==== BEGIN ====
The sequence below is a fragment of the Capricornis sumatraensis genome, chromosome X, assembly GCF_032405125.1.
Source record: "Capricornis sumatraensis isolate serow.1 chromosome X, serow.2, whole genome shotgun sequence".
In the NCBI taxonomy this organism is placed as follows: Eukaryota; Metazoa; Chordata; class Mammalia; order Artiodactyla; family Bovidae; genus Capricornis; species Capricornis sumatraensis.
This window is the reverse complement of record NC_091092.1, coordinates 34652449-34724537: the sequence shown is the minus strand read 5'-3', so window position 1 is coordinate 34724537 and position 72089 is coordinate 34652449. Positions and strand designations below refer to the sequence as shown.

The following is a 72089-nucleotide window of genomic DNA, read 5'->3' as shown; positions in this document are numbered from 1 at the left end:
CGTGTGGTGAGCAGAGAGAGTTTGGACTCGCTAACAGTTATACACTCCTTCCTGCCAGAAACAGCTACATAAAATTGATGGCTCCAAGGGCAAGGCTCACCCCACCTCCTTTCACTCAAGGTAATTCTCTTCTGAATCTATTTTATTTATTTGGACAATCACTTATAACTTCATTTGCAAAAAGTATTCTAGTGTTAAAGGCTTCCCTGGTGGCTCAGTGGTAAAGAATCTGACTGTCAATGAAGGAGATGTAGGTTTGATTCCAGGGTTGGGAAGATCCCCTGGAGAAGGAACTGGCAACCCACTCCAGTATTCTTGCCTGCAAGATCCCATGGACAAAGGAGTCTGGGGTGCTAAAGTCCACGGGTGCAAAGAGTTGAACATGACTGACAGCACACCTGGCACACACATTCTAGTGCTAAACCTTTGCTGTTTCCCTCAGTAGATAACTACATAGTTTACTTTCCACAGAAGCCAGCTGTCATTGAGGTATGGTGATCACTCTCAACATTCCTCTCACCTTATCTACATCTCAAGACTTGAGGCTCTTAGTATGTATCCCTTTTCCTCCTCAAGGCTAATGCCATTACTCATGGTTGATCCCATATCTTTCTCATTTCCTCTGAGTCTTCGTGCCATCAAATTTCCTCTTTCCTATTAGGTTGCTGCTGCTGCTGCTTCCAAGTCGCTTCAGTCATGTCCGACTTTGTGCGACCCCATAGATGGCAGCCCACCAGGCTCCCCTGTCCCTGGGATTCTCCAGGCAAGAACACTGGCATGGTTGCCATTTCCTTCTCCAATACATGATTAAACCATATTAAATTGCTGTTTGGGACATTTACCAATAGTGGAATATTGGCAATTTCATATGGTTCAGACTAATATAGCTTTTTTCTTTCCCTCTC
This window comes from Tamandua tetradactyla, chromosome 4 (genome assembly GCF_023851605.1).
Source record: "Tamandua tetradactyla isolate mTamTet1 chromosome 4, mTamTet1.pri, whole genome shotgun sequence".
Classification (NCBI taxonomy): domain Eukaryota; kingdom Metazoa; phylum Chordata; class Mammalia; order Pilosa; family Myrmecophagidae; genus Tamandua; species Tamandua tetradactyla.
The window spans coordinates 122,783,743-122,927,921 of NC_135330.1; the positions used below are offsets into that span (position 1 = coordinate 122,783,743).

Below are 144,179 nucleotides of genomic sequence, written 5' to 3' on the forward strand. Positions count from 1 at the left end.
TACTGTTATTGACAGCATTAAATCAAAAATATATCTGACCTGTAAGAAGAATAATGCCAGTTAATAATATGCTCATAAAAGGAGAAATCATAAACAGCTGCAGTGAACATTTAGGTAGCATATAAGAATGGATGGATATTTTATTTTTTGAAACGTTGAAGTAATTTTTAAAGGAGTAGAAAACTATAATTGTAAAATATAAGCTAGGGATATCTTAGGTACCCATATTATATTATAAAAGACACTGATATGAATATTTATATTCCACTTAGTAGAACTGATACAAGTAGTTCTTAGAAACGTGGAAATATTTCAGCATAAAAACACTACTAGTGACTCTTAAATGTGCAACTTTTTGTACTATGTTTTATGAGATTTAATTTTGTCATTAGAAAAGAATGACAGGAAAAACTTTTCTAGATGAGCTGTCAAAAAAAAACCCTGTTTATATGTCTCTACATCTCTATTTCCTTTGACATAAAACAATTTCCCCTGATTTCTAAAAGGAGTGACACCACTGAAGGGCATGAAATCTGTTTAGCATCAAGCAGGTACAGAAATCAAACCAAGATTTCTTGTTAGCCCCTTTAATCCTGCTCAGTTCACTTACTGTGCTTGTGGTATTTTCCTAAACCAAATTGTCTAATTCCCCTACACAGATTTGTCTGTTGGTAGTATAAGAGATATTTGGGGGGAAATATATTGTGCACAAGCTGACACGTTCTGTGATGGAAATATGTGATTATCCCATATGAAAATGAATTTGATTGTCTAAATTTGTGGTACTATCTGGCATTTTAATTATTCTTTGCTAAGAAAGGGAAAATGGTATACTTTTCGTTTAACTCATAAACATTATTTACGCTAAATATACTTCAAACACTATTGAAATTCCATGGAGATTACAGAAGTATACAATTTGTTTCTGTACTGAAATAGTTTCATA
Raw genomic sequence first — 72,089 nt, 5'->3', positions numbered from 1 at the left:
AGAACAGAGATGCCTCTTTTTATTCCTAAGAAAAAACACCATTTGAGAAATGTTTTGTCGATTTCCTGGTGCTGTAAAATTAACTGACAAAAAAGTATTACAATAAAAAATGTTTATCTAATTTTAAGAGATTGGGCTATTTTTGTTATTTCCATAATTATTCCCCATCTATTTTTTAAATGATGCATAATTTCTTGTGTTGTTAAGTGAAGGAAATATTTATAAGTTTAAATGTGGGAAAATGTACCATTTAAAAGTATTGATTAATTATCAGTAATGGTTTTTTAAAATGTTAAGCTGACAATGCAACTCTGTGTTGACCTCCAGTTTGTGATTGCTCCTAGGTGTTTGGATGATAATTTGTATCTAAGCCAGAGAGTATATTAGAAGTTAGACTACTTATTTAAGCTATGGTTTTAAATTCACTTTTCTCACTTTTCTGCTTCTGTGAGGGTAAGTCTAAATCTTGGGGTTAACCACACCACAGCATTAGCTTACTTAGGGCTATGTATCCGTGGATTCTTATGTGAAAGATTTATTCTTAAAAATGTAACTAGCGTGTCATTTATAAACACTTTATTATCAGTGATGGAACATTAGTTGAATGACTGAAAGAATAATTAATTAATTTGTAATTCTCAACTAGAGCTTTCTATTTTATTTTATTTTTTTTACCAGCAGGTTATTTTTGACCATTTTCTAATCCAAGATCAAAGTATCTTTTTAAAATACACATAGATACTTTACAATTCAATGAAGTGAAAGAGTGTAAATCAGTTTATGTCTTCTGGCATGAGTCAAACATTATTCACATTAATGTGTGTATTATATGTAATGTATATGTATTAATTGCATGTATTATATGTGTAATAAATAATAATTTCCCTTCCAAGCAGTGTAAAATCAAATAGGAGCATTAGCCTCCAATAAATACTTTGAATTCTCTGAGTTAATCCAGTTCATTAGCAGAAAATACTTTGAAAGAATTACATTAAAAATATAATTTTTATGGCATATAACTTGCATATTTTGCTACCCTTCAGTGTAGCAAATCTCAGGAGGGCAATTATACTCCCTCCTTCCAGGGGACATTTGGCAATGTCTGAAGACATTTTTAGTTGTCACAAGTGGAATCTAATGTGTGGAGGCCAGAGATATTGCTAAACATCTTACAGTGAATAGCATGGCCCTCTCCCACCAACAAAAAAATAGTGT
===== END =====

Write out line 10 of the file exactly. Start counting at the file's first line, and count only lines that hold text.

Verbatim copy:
The window spans coordinates 122,783,743-122,927,921 of NC_135330.1; the positions used below are offsets into that span (position 1 = coordinate 122,783,743).